Some of my least favorite hunting experiences can be blamed on the same bad decision: not wearing my best hunting boots. You don’t really appreciate having dry feet until you’ve soaked yours crossing a creek in late November.
And I’m still not sure I understand why a metal tree stand in the wind feels like a block of ice through your boots. In this article I’ll discuss the most important features of boots for hunters, and review some of the best ones from RedHead, Irish Setter, Rocky, and Lacrosse.
Important Features of Hunting Boots
When it comes to hunting boots, some features are more important than others. Here are the key things I’m looking for.
- Insulation. For most of us, by the time hunting season rolls around, some form of insulation is desirable. On occasion, especially if I’m scouting, a lighter uninsulated boot will do the job. But for a full day in the stand, especially in late fall or winter, insulation is key. Most boots have Thinsulate, a synthetic, water-resistant, thermal insulating fiber from 3M. Hunting boots might have 400 to 800 grams of Thinsulate, and obviously more grams means more insulation.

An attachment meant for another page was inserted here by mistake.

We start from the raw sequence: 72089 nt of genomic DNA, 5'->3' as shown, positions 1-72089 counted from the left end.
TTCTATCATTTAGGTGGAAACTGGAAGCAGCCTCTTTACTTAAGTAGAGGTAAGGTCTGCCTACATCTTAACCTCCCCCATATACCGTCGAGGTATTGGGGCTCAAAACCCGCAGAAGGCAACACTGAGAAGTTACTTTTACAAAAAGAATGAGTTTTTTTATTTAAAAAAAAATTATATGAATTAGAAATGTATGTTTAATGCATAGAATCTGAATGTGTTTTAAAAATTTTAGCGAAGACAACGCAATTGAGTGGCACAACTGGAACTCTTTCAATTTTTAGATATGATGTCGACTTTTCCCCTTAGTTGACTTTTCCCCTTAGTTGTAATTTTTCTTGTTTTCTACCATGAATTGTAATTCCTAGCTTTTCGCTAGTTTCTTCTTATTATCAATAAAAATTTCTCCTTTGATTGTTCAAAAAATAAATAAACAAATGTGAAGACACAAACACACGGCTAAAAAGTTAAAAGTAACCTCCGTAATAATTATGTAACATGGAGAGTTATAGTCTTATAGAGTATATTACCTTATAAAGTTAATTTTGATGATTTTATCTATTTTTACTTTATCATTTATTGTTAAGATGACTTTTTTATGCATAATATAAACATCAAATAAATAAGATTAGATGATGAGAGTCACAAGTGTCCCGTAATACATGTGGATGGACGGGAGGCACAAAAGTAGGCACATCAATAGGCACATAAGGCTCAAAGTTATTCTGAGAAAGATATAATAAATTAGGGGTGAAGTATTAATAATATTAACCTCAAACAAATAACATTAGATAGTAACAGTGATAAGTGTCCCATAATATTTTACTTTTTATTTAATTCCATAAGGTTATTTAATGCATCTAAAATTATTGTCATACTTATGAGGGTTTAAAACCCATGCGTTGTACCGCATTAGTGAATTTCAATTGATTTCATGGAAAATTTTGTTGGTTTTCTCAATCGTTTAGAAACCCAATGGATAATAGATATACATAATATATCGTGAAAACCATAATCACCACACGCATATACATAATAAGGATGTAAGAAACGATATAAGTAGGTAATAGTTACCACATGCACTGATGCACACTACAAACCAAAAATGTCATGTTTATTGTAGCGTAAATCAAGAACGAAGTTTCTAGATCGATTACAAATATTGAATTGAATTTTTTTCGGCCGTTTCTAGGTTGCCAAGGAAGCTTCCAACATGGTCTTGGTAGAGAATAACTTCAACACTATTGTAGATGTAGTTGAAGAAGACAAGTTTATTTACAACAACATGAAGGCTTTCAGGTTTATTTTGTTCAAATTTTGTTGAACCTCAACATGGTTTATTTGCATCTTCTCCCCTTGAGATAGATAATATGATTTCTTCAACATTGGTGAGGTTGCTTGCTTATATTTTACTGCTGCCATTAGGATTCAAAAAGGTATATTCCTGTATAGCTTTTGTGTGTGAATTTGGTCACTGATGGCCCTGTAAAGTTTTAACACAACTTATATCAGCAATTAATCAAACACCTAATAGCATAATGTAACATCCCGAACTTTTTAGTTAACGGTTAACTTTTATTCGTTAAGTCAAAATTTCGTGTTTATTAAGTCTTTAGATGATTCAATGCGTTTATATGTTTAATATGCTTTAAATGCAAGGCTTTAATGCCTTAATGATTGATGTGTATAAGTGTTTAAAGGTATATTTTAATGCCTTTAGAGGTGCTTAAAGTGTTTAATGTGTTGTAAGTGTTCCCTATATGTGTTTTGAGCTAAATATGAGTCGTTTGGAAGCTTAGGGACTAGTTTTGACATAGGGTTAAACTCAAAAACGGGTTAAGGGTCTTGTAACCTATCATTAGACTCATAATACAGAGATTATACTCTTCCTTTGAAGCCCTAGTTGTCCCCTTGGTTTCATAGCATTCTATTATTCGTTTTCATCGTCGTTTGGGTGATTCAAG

- Waterproofing. There are few hunting situations where you won’t want a waterproof boot. There are creeks, ponds, and marshes. The one that really surprises me is dew. Crossing a grassy field on a cool morning gets your feet as soaked as anything. Waterproof boots go a long way to keeping your feet comfortable, but keep in mind that they’re only as waterproof as they are tall.
- Outsole. This is the fancy word for the tread of the boot, which will usually be rubber. It’s sturdy, quiet, and provides a good grip. Rubber also leaves minimal scent behind, which is something us deerhunters are always obsessing over.
- Fasteners. Laces, zippers, and/or buckles all have their pros and cons. Laces might be the most secure, but they take the longest (and are tough to do with freezing-cold fingers). Zippers are quick and convenient, but they’re usually metal (and I try to avoid carrying any metal I can).
- Cushioning. A contoured, cushioned interior of the boot will keep you comfortable on long treks and across rough terrain.
- Materials and patterns. Most of us are going to opt for brown leather or else a camo pattern, possibly a combination of both. Nothing beats good quality leather when it comes to boots, but leather’s also heavy. New, lightweight fabrics in camo patterns are probably worth a look.
Hunting Boot Reviews